“Reasonable but disappointing”: Streetfest reduced due to student feedback and financial necessity

Students+organize+a+garage+at+the+YWCA+of+Central+West+Michigan+during+Streetfest.

Photo by Levi Huizenga

Students organize a garage at the YWCA of Central West Michigan during Streetfest.

Streetfest, the service-learning component of Calvin’s orientation program, looked a little different this year. In past years, the event took up an entire Friday and included the entire body of incoming students. This year, Streetfest was held on Saturday and a little under half of incoming students participated.

The Campus Involvement and Leadership Office provoked changes to the structure of Streetfest by trimming a full day from the typical schedule of Quest, the final leg of orientation attended by all new undergraduate students before classes begin. While the Quest schedule has not been static in past years, trimming a full day from the schedule is unusual and forced the reorganization of a traditionally three-and-a-half-day schedule into a two-and-a-half-day schedule.

John Britton, director of CIL, told Chimes that the traditional Quest schedule had become financially unsustainable. Because Calvin’s dining plans only come into effect the Sunday before classes start, CIL covers the cost to operate the dining halls and feed students participating in Quest. By trimming a day from the schedule, CIL reduced dining costs significantly.

The schedule change was also a response to student feedback. Bear de Boo, a member of this year’sorientation board, referred to an online survey Quest collected from students the week after Quest. Bear said that a consistent theme of the feedback was that Quest was “too long.” Most students participate in other orientations prior to Quest — programs like Passport, IMPACT, Wilderness and International Orientation. In some cases, past students attended various orientation programs for 10 days in a row.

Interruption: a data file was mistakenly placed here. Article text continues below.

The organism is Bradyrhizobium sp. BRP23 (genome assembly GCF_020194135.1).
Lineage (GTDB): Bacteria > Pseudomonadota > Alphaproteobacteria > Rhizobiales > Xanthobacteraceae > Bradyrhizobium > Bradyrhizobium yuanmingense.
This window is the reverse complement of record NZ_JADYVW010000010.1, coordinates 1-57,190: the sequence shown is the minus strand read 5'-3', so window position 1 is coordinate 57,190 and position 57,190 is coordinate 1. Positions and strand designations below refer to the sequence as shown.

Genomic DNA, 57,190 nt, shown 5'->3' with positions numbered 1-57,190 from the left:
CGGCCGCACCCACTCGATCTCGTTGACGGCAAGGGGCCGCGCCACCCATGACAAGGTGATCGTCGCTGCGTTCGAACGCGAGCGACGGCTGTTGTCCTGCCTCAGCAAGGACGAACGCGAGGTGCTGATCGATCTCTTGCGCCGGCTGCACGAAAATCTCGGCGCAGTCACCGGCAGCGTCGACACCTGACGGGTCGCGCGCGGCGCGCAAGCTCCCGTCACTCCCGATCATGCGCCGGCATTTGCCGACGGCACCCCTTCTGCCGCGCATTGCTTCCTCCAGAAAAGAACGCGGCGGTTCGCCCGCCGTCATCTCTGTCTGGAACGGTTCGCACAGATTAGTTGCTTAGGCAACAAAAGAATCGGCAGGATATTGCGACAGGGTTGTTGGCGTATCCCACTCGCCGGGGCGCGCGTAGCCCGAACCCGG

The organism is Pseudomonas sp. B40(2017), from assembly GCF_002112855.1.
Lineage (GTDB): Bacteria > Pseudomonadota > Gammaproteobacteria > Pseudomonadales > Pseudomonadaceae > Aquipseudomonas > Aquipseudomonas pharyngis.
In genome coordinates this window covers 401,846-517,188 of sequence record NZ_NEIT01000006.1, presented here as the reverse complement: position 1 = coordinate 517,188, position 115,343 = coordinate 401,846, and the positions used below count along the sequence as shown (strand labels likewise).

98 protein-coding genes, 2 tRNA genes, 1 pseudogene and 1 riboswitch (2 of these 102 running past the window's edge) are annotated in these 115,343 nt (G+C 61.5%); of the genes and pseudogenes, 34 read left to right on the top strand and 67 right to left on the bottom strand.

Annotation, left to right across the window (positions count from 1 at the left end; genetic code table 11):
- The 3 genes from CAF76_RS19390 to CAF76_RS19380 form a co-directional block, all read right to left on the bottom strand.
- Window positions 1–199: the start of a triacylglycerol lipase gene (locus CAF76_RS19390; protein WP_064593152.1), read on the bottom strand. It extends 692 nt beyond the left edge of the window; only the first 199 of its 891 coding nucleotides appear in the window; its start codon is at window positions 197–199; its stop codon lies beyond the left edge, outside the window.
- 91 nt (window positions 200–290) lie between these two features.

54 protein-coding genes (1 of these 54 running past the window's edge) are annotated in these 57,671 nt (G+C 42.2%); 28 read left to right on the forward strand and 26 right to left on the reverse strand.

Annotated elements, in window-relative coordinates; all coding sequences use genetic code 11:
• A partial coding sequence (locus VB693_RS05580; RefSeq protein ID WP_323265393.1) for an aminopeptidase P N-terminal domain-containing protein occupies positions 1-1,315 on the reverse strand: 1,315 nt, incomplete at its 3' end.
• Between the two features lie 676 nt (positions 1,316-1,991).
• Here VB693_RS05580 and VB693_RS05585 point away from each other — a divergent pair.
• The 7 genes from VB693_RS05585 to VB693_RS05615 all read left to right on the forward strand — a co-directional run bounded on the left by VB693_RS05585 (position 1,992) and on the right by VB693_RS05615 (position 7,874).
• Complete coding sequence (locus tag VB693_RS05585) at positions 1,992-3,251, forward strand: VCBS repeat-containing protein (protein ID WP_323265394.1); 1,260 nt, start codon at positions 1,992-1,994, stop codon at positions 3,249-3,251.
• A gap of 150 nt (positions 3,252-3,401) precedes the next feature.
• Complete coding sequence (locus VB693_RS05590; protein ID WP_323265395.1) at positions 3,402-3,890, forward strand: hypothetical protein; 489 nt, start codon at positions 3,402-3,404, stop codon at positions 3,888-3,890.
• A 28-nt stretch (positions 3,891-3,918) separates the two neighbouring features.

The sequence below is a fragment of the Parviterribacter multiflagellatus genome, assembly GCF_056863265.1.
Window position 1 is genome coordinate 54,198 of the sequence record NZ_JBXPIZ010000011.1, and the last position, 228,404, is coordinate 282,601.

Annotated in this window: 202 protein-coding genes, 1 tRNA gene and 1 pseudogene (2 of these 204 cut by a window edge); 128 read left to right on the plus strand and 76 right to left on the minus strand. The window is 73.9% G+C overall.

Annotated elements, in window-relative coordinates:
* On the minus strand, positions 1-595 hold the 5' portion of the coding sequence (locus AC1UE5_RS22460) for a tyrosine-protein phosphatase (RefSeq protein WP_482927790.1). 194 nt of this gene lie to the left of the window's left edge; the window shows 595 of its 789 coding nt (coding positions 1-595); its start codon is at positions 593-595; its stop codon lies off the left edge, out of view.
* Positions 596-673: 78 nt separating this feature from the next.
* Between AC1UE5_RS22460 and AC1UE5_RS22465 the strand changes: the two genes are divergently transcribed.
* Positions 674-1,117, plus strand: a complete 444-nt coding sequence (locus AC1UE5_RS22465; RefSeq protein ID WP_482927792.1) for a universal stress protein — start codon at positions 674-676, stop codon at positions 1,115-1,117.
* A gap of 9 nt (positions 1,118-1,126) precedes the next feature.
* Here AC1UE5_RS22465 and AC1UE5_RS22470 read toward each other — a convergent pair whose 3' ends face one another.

The loss of a day meant Streetfest was asked to shrink. Andrew Haggerty, director of the Service Learning Center and supervisor of Streetfest for the past eight years, said they made the reduction to accommodate other elements of Quest. Rather than being sent out in the morning and returning in the late afternoon, students participating in Streetfest this year ate lunch at the dining halls and left in the early afternoon, most returning in the late afternoon.

The shift to Saturday afternoon also meant that fewer sites were available for the SLC to send students to. Haggerty said many of the SLC’s community partners simply don’t operate on Saturdays. This change meant only a portion of the incoming student body would be able to participate, he said.

If you have a group of motivated students who’ve chosen to be there … that’s definitely a potential asset.”

— Andrew Haggerty

With half of the usual community partners available, students were asked to choose between three activities to participate in on Saturday afternoon, one of which was Streetfest. Haggerty explained that this system provided some benefits, as well as some losses. “If you have a group of motivated students who’ve chosen to be there … that’s definitely a potential asset,” Haggerty said.

However, Haggerty hopes that Streetfest also reaches students that are not initially excited about service-learning, but have their minds changed over the course of the program. With the new system, “you lose the opportunity for someone to be surprised by the experience,” Haggerty said. To Haggerty, the changes were “all reasonable, but disappointing.”